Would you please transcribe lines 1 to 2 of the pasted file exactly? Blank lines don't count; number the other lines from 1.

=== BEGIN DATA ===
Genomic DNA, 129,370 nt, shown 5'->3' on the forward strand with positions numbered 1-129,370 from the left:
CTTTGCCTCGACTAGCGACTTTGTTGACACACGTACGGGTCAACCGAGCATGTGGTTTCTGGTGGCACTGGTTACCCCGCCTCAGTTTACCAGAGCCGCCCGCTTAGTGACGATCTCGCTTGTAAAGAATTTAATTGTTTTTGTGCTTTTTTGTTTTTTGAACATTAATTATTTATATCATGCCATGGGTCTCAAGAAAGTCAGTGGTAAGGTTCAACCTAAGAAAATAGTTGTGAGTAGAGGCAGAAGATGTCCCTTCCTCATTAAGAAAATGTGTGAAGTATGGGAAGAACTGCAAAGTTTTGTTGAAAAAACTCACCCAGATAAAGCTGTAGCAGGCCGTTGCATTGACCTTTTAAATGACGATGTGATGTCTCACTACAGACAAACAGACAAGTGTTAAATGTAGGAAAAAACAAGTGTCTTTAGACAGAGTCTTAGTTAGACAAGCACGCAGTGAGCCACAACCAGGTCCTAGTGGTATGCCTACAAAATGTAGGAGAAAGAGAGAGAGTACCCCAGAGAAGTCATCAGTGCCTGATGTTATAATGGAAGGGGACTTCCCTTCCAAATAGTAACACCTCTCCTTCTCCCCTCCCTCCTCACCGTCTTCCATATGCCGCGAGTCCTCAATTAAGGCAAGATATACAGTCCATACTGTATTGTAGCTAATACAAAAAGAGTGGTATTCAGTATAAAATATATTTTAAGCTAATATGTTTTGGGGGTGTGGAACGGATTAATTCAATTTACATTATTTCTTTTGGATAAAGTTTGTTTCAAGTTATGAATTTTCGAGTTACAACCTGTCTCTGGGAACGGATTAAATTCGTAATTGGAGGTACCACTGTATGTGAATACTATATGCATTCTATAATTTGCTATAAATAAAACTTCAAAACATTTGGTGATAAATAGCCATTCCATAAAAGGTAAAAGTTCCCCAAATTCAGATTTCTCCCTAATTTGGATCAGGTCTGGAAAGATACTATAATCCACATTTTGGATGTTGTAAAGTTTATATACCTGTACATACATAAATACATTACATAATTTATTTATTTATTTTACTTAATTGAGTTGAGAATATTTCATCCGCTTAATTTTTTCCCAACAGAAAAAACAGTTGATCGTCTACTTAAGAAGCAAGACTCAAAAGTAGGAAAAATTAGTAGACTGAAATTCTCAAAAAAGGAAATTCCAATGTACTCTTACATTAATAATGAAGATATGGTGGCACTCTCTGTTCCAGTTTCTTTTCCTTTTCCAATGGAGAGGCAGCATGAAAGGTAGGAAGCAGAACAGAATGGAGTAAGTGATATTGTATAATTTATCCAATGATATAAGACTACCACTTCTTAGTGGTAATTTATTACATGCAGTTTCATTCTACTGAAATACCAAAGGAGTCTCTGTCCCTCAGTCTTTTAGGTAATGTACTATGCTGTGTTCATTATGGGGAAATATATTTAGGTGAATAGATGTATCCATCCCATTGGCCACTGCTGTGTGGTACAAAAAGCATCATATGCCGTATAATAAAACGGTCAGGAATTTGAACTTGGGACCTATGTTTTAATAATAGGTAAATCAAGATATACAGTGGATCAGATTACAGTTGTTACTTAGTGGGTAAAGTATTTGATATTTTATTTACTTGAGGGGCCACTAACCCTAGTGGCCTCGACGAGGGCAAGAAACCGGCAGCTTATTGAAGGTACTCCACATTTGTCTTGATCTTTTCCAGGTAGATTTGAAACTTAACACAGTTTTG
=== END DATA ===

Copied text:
Genomic DNA, 129,370 nt, shown 5'->3' on the forward strand with positions numbered 1-129,370 from the left:
CTTTGCCTCGACTAGCGACTTTGTTGACACACGTACGGGTCAACCGAGCATGTGGTTTCTGGTGGCACTGGTTACCCCGCCTCAGTTTACCAGAGCCGCCCGCTTAGTGACGATCTCGCTTGTAAAGAATTTAATTGTTTTTGTGCTTTTTTGTTTTTTGAACATTAATTATTTATATCATGCCATGGGTCTCAAGAAAGTCAGTGGTAAGGTTCAACCTAAGAAAATAGTTGTGAGTAGAGGCAGAAGATGTCCCTTCCTCATTAAGAAAATGTGTGAAGTATGGGAAGAACTGCAAAGTTTTGTTGAAAAAACTCACCCAGATAAAGCTGTAGCAGGCCGTTGCATTGACCTTTTAAATGACGATGTGATGTCTCACTACAGACAAACAGACAAGTGTTAAATGTAGGAAAAAACAAGTGTCTTTAGACAGAGTCTTAGTTAGACAAGCACGCAGTGAGCCACAACCAGGTCCTAGTGGTATGCCTACAAAATGTAGGAGAAAGAGAGAGAGTACCCCAGAGAAGTCATCAGTGCCTGATGTTATAATGGAAGGGGACTTCCCTTCCAAATAGTAACACCTCTCCTTCTCCCCTCCCTCCTCACCGTCTTCCATATGCCGCGAGTCCTCAATTAAGGCAAGATATACAGTCCATACTGTATTGTAGCTAATACAAAAAGAGTGGTATTCAGTATAAAATATATTTTAAGCTAATATGTTTTGGGGGTGTGGAACGGATTAATTCAATTTACATTATTTCTTTTGGATAAAGTTTGTTTCAAGTTATGAATTTTCGAGTTACAACCTGTCTCTGGGAACGGATTAAATTCGTAATTGGAGGTACCACTGTATGTGAATACTATATGCATTCTATAATTTGCTATAAATAAAACTTCAAAACATTTGGTGATAAATAGCCATTCCATAAAAGGTAAAAGTTCCCCAAATTCAGATTTCTCCCTAATTTGGATCAGGTCTGGAAAGATACTATAATCCACATTTTGGATGTTGTAAAGTTTATATACCTGTACATACATAAATACATTACATAATTTATTTATTTATTTTACTTAATTGAGTTGAGAATATTTCATCCGCTTAATTTTTTCCCAACAGAAAAAACAGTTGATCGTCTACTTAAGAAGCAAGACTCAAAAGTAGGAAAAATTAGTAGACTGAAATTCTCAAAAAAGGAAATTCCAATGTACTCTTACATTAATAATGAAGATATGGTGGCACTCTCTGTTCCAGTTTCTTTTCCTTTTCCAATGGAGAGGCAGCATGAAAGGTAGGAAGCAGAACAGAATGGAGTAAGTGATATTGTATAATTTATCCAATGATATAAGACTACCACTTCTTAGTGGTAATTTATTACATGCAGTTTCATTCTACTGAAATACCAAAGGAGTCTCTGTCCCTCAGTCTTTTAGGTAATGTACTATGCTGTGTTCATTATGGGGAAATATATTTAGGTGAATAGATGTATCCATCCCATTGGCCACTGCTGTGTGGTACAAAAAGCATCATATGCCGTATAATAAAACGGTCAGGAATTTGAACTTGGGACCTATGTTTTAATAATAGGTAAATCAAGATATACAGTGGATCAGATTACAGTTGTTACTTAGTGGGTAAAGTATTTGATATTTTATTTACTTGAGGGGCCACTAACCCTAGTGGCCTCGACGAGGGCAAGAAACCGGCAGCTTATTGAAGGTACTCCACATTTGTCTTGATCTTTTCCAGGTAGATTTGAAACTTAACACAGTTTTG